Colonial Modernity: Progress, Development, and Modernism in Nigeria
Published Web Locationhttps://doi.org/10.5070/F7421051076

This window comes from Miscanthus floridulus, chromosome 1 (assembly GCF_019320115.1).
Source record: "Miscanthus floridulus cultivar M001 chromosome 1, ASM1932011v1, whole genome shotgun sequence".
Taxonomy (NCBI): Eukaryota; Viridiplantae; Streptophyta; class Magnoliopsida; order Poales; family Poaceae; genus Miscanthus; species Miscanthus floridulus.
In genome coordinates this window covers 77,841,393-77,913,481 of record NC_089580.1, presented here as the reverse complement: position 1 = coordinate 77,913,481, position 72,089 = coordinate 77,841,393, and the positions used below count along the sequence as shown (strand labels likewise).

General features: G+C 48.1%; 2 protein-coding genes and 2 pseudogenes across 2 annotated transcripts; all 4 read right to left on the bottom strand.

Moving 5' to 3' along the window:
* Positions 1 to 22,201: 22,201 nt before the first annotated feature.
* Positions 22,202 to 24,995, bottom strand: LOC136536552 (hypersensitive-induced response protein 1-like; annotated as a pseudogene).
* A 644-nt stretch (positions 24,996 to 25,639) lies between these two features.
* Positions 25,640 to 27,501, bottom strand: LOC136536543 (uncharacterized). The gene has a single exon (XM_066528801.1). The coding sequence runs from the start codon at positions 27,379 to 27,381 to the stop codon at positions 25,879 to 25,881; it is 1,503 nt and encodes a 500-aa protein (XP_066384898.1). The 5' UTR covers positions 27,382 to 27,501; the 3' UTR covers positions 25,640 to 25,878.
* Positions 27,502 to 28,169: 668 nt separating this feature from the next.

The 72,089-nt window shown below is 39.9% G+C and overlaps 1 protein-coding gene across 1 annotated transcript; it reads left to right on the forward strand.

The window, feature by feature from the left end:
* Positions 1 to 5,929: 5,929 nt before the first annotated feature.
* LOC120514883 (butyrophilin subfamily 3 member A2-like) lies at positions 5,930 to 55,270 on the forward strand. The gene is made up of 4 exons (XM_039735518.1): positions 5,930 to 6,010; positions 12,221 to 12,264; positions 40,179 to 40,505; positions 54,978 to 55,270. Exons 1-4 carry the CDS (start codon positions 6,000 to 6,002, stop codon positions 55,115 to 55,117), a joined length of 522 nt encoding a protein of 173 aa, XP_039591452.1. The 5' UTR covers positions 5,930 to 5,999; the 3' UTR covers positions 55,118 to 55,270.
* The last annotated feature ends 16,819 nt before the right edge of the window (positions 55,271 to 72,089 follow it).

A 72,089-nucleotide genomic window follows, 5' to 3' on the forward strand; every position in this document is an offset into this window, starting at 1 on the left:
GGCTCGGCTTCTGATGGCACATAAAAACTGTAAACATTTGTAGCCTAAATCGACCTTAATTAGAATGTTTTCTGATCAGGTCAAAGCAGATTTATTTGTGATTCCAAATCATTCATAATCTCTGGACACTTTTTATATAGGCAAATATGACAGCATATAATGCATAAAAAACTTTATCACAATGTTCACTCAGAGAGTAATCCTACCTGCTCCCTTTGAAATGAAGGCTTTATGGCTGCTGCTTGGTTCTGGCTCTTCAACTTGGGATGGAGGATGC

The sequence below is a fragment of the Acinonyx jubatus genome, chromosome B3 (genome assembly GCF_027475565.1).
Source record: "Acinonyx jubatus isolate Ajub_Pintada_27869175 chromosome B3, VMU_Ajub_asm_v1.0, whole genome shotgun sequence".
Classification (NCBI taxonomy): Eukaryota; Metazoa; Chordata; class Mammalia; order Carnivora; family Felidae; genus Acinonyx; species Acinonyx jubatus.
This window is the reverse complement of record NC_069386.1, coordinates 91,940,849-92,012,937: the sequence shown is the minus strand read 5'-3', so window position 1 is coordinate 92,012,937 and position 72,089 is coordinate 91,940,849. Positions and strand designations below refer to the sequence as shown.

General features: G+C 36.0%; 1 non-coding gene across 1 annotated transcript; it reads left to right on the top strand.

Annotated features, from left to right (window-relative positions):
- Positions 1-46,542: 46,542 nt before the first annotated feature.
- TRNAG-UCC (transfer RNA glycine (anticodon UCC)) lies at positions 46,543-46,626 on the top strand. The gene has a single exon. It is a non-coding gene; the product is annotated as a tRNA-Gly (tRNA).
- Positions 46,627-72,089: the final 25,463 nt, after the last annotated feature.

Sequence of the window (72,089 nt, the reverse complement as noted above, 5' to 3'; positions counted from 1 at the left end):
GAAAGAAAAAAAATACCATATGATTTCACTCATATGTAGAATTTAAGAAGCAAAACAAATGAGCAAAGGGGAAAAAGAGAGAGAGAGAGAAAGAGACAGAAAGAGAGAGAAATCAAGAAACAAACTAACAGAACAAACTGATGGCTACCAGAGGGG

This article reshapes modernist study through a historical approach. In a move to decenter and decolonize modernism, I focus here on its emergence in decolonizing Nigeria of the 1960s, specifically in the poetry of Christopher Okigbo, contending that modernism is an aesthetic movement that must be understood in its relation to colonialism, imperialism, and coloniality. I sketch out the coloniality of knowledge and being in Nigeria, or the ways in which colonialism has continued to impact Nigerian governance and political life, long after the country’s nominal liberation from British rule. I approach coloniality by examining notions of progress and development and the western standards to which these concepts are bound. Okigbo’s work, and its critical reception, form the centerpiece of my analysis. Like Nigerian economics, Okigbo’s poetry has been overdetermined through neocolonial notions of progress and development. I posit Okigbo’s poetry instead as a modernist negotiation of colonial history and western art, one consistently engaging with an ongoing colonial presence. From this perspective, a modernist study emerges that is comparative but not assimilative. The importance of postcolonial literature for the study of any modern art is thereby demonstrated in a decolonizing move that dwells upon the local rather than the marginal.